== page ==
I am taking two weeks off from blogging. Enjoy this article from the archive! This article was originally published on 13 July 2007.
When I re-published the article on saying no, I began to think about things I could say no to in my life. The original article celebrated an incident, incidentally one of the first, where I was able to say no to something I didn’t particularly want to do. But as I think about it, I realize that saying NO is essential if I want to keep going on the things I want to say YES to. I need to be very clear on what I want and be able to keep all else out.
In Do It Tomorrow and Other Secrets of Time Management, Mark Forster likens saying yes to being in a restaurant. When you order one dish, you are saying yes to that one, and at the same time saying no to the rest of the menu. He says that you must have this type of clarity in order to succeed.
Likewise, in Eat That Frog!: 21 Great Ways to Stop Procrastinating and Get More Done in Less Time (BK Life), Brian Tracy says that with new stuff rolling in as we finish old tasks, we will never be caught up. We have to be able to say yes to our most important task. And that means choosing what we will do as well as what we will not do.
So what are 10 things I can say no to?
- Volunteer activities that land on me by default.
One rule of any volunteer organization is that the people who are already volunteering are generally the people who are gone to when new stuff pops up. As a result of this, I recently spent the better part of a weekend making reusable shopping bags out of discarded bedsheets because the person who suggested the plan didn’t sew.
- Music gigs that don’t pay.
This one may seem mercenary, but it takes time and effort to prepare for a wedding. Weddings are usually fraught with disaster, and as Robert Fulghum observed, “since weddings are high state occasions involving amateurs under pressure, everything NEVER goes right.”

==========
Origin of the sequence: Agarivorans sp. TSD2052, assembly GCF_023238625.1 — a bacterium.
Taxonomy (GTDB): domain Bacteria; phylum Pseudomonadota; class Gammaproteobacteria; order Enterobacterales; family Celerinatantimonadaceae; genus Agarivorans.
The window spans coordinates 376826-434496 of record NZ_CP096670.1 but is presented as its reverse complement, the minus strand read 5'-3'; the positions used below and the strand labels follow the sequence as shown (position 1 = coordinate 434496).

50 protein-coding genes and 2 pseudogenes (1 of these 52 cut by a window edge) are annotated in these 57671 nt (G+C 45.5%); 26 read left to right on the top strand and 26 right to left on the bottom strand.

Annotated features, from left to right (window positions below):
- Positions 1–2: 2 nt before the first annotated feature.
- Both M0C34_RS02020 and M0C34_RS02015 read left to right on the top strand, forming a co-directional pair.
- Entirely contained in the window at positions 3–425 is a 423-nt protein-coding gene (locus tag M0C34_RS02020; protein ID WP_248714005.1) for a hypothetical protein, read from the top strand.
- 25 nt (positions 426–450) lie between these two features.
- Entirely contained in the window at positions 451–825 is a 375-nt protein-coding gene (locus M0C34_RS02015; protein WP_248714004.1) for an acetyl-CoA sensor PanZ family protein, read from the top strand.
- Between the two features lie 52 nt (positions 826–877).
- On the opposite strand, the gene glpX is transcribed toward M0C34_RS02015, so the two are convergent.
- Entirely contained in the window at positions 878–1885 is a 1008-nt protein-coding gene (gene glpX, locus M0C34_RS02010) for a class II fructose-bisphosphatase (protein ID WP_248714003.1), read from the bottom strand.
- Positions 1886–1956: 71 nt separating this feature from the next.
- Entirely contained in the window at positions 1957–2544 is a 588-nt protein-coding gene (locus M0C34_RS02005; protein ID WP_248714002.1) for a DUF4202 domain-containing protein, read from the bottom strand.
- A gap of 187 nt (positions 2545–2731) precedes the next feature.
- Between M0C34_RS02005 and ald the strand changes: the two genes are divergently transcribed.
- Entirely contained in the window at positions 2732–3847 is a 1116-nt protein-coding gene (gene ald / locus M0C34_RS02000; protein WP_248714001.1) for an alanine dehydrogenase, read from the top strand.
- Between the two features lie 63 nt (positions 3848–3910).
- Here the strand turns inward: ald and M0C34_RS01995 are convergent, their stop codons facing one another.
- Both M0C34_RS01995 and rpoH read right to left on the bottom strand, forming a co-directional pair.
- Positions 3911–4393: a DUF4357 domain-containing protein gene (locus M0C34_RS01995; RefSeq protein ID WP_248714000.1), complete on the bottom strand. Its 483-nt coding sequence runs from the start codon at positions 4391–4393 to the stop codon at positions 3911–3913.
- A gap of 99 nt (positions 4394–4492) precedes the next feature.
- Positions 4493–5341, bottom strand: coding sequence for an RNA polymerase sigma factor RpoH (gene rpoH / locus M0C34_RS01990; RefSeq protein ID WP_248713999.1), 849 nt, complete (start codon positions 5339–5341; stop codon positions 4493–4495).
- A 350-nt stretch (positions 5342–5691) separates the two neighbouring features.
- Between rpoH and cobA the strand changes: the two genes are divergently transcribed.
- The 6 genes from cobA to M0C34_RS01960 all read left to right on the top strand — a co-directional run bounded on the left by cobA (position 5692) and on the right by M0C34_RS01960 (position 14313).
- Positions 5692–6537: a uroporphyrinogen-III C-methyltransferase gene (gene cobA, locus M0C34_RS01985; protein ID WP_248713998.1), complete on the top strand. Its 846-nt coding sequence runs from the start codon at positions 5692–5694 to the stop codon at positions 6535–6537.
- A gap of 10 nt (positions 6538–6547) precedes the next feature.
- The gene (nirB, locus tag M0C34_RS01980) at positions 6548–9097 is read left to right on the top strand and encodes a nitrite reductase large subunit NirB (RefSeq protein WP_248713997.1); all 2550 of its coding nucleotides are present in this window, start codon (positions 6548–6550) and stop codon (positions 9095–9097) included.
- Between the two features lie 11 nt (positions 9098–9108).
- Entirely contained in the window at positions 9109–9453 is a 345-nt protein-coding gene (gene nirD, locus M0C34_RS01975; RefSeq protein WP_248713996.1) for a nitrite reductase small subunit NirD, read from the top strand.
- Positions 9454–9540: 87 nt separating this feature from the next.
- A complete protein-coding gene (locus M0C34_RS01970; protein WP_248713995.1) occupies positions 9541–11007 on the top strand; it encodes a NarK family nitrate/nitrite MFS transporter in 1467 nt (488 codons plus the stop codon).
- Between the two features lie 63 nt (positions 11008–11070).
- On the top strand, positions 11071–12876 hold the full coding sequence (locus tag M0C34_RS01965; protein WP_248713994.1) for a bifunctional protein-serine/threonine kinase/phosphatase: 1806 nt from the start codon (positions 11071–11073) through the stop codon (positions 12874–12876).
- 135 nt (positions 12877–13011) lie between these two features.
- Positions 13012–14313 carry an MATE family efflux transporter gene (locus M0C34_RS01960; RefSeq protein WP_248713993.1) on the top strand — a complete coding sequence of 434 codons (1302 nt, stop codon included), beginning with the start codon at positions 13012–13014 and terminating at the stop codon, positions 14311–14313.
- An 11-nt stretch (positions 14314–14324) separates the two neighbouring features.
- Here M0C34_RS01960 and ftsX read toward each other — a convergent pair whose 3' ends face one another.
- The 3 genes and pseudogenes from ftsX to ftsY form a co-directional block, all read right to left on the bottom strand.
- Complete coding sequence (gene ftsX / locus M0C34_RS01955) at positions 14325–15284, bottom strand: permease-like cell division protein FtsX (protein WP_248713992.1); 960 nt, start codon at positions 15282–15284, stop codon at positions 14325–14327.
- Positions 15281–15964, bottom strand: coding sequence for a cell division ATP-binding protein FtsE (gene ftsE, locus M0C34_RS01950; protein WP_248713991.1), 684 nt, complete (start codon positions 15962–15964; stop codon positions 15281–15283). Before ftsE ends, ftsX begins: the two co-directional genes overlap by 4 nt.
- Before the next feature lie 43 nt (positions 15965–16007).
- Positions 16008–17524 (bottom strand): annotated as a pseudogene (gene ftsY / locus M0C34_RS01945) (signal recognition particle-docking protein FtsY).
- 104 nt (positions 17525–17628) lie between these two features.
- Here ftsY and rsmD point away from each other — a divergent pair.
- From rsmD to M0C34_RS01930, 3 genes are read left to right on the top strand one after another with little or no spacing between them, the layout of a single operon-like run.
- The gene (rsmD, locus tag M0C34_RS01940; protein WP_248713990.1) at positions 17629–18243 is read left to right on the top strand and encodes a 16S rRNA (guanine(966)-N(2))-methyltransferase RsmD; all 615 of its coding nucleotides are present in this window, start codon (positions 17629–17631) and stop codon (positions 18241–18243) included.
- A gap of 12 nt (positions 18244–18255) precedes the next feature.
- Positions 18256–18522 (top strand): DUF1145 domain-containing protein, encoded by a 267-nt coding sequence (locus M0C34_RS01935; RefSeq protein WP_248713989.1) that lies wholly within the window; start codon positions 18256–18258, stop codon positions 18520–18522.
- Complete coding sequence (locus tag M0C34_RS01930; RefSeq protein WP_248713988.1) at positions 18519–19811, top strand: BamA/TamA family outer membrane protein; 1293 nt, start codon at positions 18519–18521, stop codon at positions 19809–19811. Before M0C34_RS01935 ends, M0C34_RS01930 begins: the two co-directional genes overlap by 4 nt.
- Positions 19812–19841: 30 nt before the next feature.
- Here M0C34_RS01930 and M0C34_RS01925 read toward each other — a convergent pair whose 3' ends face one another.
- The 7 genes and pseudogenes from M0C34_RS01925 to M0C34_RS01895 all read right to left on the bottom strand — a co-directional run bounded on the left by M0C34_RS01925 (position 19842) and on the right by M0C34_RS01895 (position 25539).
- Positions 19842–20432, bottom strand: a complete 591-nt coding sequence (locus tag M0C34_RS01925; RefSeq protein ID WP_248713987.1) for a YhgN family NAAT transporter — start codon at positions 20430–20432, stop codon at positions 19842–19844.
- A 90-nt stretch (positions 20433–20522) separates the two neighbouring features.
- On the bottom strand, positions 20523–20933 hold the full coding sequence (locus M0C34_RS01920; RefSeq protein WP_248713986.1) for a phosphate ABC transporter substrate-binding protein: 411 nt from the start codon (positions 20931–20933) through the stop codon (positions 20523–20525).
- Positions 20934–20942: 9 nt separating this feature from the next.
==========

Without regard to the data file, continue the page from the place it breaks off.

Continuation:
This is a hard one for me, but the truth is I still get sucked into reading and clicking my way through hours on the internet. It is pointless, much like channel surfing on television.
- Too many craft projects.
I enjoy crafting, and it is a good way to relax. But if I have more than one going at a time, I finish nothing, and I get stressed about the unfinished projects.
- Books that aren’t worth it.
I caught myself reading a book through to the end the other week, just because I couldn’t believe it couldn’t get any better. It didn’t. I could have used that time on other books that have a payback in my life.
- Friendships that are not positive.
This is going to sound cruel, but a few years ago I had to cull my friends. Some of them were just not positive influences in my life, and I found myself sucked into constant crises. As I described the actions of another friend, an psychologist acquaintance who had been listening to the conversation leaned over to me and said “Hello! Stalker!”. It was time for that relationship to wither and die.
- Activities I Really Hate But Are Necessary
This is the category that includes grocery shopping and laundry. Both are necessities. I outsource both to my spouse.
- Unnecessary Email.
This includes all the email jokes and urban legends my older relatives seem to think I cannot live without. This leaves me free to answer email from this blog, as well as respond thoughtfully to other emails I receive.
- Social Engagements I Don’t Want to Go To.
There was a time when I would go to things just because I felt an obligation for being invited. I have learned, however, that such parties do not show me at my best. I have learned to politely avoid the social activities I really don’t want to be around.
- Unfocused Home Work.
One of my big problems is that I can get started doing something in the house, then see something else that needs doing, then something else…ending up with nothing accomplished. With focus, I get things done quicker, and more gets done.
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